It’s rare for a week to be so life-changing, but that’s exactly what happened to the four PHJC co-workers who used the Volunteer Time Off (VTO) program to serve with Sister Connie Bach in December at the Humanitarian Respite Center of McAllen, Texas and in Matamoros, Mexico. Each of us came home with eyes wide-open and hearts filled with gratitude for the opportunity to serve. While each co-worker had her own reasons for going, the common denominator was to serve our sisters and brothers seeking a better life in the United States. The co-workers were Becky Anspach and I from The Center at Donaldson, and Herlinda Castro and Holly Cummings of Ancilla Systems, Inc. The Poor Handmaids offer co-workers 96 hours of paid VTO annually.
While we had previous volunteer experience serving the poor, whether at Poor Handmaid ministries or at our own churches, nothing could have prepared us for the desperate poverty we bore witness to. In Matamoros, the tent cities stretched forever. People washed clothes and bathed in the Rio Grande River, cooked over wood fires, and nursed their infants while waiting in line for donated food and supplies. At the Humanitarian Respite Center of McAllen, Texas guests regrouped before continuing their journeys to various localities across the country, where family, friends, or another sponsor awaited their arrival. The situation at the border is the manifestation of poorer nations suffering at the hands of the wealthier nations’ failed policies and insatiable use of resources, which contribute to climate change and desertification, making crop growing impossible. It would be hard for anyone to endure, and yet they do. Refugees and immigrants from all over the world risk the dangers, seeking safety and opportunity for themselves and their families in the United States. Contrary to what some believe, not one person we spoke to cited a free ride from the United States government as their impetus for leaving the only home country they knew.
The need was unending, but our hope was continuously rekindled and even flourished through Partnering in the Work of the Spirit with caring individuals from other communities, their volunteers, and concerned citizens from across the country and the world. We worked 10 to 12-hour days, serving at both The Humanitarian Respite Center of McAllen and commuting every day to Brownsville, Texas to walk into Matamoros, Mexico, with wagons loaded to the brim, to serve those residing in desperately poor tent cities. Sisters from Notre Dame de Namur of Boston and the Ursuline Sisters of Ohio, along with Sisters from Iowa and Minnesota helped serve daily meals with us to guests of The Humanitarian Respite Center. All that was in addition to preparing food and supplies for the next day’s trip into Mexico. When Father Greg Warren, an Episcopal priest from Conway, Arkansas, also a volunteer that week, remarked how clean our group was keeping the respite center, I informed him: “It’s not just clean, Father; it’s Poor Handmaid clean!”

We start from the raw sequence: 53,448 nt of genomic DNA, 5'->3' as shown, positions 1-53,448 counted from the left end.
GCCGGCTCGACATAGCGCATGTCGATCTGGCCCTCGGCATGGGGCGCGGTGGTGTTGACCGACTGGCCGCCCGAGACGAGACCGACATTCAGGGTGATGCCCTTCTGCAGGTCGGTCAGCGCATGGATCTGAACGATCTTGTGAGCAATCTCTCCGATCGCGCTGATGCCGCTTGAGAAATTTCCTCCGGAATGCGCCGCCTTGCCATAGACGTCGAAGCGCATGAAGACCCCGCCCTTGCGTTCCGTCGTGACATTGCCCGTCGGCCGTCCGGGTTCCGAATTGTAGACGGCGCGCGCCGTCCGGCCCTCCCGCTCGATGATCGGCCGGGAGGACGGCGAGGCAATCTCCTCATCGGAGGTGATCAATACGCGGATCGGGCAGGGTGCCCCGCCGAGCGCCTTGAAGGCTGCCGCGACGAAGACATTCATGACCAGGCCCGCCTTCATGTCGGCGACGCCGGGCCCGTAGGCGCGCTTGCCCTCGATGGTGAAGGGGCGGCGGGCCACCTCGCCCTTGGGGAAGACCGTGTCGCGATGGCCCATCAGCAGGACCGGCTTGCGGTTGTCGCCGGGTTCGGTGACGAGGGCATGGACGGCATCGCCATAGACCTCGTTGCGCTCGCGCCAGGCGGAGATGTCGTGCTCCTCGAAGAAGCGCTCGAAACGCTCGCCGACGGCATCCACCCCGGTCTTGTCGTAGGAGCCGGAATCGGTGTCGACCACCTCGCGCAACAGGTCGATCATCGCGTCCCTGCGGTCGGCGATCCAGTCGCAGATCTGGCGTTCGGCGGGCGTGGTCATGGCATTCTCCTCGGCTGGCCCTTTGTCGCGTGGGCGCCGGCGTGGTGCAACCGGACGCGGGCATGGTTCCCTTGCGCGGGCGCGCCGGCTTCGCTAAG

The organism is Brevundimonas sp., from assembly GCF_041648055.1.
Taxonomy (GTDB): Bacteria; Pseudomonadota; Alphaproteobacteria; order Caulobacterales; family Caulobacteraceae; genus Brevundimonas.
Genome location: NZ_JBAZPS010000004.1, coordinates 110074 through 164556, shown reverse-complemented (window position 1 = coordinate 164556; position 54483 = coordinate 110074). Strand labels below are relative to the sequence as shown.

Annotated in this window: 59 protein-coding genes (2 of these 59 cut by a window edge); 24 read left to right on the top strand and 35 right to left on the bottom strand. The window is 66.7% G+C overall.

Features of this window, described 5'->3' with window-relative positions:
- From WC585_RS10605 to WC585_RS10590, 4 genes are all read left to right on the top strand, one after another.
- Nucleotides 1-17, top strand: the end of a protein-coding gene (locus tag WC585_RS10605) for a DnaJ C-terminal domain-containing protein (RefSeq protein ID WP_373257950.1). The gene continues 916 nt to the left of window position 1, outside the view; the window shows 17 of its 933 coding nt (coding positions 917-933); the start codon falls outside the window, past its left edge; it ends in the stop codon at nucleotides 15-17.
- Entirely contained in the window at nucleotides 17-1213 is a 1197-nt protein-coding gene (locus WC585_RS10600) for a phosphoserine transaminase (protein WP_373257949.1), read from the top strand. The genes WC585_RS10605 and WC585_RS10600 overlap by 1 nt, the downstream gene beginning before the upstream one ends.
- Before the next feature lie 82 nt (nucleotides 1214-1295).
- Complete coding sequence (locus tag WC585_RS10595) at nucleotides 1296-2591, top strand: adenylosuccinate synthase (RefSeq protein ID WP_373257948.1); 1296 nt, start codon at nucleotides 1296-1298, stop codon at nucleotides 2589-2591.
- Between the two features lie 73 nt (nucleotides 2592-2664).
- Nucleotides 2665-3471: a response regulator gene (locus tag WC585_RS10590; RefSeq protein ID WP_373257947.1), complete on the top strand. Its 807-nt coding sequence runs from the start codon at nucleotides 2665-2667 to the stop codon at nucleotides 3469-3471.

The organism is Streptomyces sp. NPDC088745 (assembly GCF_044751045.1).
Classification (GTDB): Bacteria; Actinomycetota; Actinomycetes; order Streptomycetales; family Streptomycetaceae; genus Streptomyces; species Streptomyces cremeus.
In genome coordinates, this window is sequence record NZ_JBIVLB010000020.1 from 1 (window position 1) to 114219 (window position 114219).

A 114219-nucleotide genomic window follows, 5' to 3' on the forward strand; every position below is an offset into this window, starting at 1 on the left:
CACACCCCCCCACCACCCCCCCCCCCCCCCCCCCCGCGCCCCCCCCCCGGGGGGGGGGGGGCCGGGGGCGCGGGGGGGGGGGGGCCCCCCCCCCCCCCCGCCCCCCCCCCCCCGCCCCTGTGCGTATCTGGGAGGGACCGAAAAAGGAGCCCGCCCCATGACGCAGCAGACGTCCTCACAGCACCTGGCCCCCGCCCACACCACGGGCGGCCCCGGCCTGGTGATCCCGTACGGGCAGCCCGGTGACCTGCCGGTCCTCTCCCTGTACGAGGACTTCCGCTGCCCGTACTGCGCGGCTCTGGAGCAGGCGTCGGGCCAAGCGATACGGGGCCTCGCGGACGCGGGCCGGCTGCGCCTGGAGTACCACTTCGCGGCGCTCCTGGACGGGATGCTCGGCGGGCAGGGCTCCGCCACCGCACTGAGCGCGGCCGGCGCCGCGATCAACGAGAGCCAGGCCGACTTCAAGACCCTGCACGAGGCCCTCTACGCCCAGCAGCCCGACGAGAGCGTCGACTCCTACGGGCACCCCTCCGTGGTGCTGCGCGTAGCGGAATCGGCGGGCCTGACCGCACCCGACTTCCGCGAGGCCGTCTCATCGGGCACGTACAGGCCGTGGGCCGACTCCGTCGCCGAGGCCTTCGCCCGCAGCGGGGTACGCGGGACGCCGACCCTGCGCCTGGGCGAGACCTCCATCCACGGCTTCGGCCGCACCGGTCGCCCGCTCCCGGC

Building community with fellow volunteers grew, much like our commitment to the mission and to those we served, as the week progressed. We were fortunate to have Sister Connie to provide not only much-needed humor when the days got long, but also to help us process the good, the not so good, and the divine each evening when we returned to our rooms. We called these moments “Rose, Thorn, and God Moments" as we went around the table and opened up to one another about what vexed us, gave us hope, and showed us the face of God in those we served. For me, two “roses” were getting to know Holly and Herlinda as co-workers and friends. Also, it would have been impossible to get done all we did in our short time there without Herlinda and her fluency in Spanish. She helped organize the lines each morning when we got to Matamoros. The kids came running to meet us shortly after spotting our familiar parade of turquoise blue Catholic Charities T-shirts. The families soon followed. She was able to get each family’s story about why they sought freedom in the United States and ascertain the little things they needed to help make a living in a tent city more bearable.